Heng Swee Keat urges Singapore's young to seize opportunities in fast-growing Asia

Deputy Prime Minister Heng Swee Keat said the fourth industrial revolution is not just happening to Asia but is occurring in Asia, with many Asian companies being among the most innovative and best regarded businesses in the world.
Deputy Prime Minister Heng Swee Keat said the fourth industrial revolution is not just happening to Asia but is occurring in Asia, with many Asian companies being among the most innovative and best regarded businesses in the world.PHOTO: LIANHE ZAOBAO

SINGAPORE - Deputy Prime Minister Heng Swee Keat has urged Singapore's young to go forth and seize the fast-growing opportunities in Asia to build a better tomorrow for themselves.

Speaking to 540 students at the annual Pre-University Seminar, Mr Heng made the point that for the first time, the fourth industrial revolution is not just happening to Asia but is occurring in Asia, with many Asian companies being among the most innovative and best regarded businesses in the world.

"The gross domestic product share of Asia is projected to grow from 26 per cent to 50 per cent by 2050", he noted on Thursday (June 6) at the opening ceremony.

Into its 50th edition, this year's event will focus on the current Fourth Industrial Revolution, which is marked by networked technologies, robots, artificial intelligence and 3D printing.

The youngsters will present their ideas on achieving sustainable and positive outcomes for Singapore on Saturday, to be attended by Education Minister Ong Ye Kung.

In his speech, Mr Heng also highlighted Asean, calling it a beacon of growth in Asia.

With a young and growing population of more than 600 million, it is projected to become the fourth-largest economy in 2030.

"So the next wave of opportunities will be in Asia, and in our Asean region, and Singapore is well positioned to seize these opportunities," he said

Aside from calling on the young to venture into Asia, the Deputy Prime Minister also expressed the hope that at home, they can build a strong community and that they will "dream big but stay rooted".

On its part, the Government is creating more opportunities for Singaporeans to venture abroad. But, he added, there remains a perception that Asia is "lagging behind the potential it has to offer".

A new academy, for instance, was set up in September 2018 to send Singapore students abroad for internships at start-ups or companies that undertake entrepreneurship and innovation.

But in venturing abroad, Singapore's young need to be sensitive to cultural norms to interact effectively. This is important, Mr Heng said, adding that the best way to appreciate the culture of a country is to spend some time there.

He encouraged the youngsters to to spend time in countries in South-east Asia and Asia as it will help them "build a better Singapore".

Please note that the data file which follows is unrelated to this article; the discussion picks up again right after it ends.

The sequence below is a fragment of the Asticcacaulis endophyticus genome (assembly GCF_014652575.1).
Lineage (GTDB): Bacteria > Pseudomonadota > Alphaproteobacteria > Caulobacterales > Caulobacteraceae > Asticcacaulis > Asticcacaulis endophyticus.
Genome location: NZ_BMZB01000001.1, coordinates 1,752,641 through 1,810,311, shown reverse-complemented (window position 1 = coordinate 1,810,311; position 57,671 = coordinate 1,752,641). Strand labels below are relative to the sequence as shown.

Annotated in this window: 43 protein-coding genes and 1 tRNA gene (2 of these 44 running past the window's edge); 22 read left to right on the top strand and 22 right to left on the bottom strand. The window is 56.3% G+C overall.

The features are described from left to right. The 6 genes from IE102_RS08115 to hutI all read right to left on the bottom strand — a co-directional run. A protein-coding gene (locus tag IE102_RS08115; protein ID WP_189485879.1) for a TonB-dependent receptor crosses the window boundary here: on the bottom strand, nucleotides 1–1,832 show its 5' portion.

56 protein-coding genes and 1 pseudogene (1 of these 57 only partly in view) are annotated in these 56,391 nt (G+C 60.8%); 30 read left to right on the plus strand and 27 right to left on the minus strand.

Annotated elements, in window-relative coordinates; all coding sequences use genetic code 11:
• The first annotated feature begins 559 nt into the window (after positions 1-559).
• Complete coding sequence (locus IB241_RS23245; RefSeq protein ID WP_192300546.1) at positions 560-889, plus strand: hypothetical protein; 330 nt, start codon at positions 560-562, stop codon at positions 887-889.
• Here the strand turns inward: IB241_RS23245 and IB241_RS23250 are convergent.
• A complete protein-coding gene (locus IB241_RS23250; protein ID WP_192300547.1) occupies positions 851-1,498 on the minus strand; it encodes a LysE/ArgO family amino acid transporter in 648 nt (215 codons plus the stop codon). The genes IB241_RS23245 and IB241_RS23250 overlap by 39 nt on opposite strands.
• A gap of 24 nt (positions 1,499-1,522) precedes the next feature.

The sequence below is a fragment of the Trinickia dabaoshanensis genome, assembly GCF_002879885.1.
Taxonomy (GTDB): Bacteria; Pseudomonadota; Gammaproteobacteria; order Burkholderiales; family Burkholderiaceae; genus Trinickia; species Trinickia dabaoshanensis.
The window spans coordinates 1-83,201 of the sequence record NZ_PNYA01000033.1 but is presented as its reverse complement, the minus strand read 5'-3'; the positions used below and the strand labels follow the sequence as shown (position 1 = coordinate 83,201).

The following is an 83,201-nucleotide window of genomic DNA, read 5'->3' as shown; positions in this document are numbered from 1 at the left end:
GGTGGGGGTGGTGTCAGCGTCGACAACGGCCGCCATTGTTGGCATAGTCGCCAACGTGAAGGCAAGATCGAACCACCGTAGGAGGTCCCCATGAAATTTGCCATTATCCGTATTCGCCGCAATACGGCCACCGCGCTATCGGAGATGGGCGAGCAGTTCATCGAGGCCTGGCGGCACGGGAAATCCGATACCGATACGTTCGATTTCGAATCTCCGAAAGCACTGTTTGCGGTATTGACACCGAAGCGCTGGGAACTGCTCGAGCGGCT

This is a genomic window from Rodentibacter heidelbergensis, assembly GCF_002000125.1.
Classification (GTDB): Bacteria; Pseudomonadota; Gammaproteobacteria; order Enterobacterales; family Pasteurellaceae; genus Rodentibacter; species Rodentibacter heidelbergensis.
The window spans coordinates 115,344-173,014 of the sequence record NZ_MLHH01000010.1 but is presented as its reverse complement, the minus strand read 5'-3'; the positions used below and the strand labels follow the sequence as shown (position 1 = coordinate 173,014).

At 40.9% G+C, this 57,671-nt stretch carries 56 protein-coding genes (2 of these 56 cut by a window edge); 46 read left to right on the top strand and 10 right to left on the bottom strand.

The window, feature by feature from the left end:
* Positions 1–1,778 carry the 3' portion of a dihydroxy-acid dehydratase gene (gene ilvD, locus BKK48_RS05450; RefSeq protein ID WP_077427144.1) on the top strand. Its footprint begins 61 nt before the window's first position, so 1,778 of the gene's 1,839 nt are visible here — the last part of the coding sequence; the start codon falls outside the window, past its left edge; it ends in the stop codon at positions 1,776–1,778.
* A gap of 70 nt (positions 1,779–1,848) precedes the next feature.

He also assured them the Government will provide opportunities for them to learn, grow and support their dreams.

"Dream big. Don't settle for less. And as you pursue your dream, be assured that Singapore will always be your home, and a safe haven," Mr Heng said.

"All of you here will be architects and builders of Singapore 4.0 and beyond."

"You will face challenges that are different from the ones that your parents and grandparents faced, but I believe that you have what it takes to take us to greater heights. You are attuned to the rapid changes of technology and well-equipped to take advantage of the opportunities in Asia."

Mr Heng also stressed the need to build a strong community, which he said is "key to a brighter future".

This can be achieved by spending time with people outside of the digital world, and building real-life, meaningful relationships, he added.

"At the end of the day, a lasting relationship is not built on a number of likes you give one another, but the times spent and memories made together."

"So do interact and learn more about the people around you... Only then will we be able to understand and appreciate each other's perspectives better," he said.

Mr Heng’s message resonated with 17-year-old K.V. Samyukktha, a fifth-year student of NUS High School of Math and Science, who said social media is indeed changing the way people communicate. 

It boils down to personal choice on whether to put aside the phone in favour of face-to-face conversation.

Also 17, Sarah Anyssa Nor Azmi, a fifth-year student from River Valley High School, said young people these days are already well-acquainted with technological advancements.

"The real challenge is how to stick to our roots, heritage and culture even while we are focused on moving forward as a society," she said.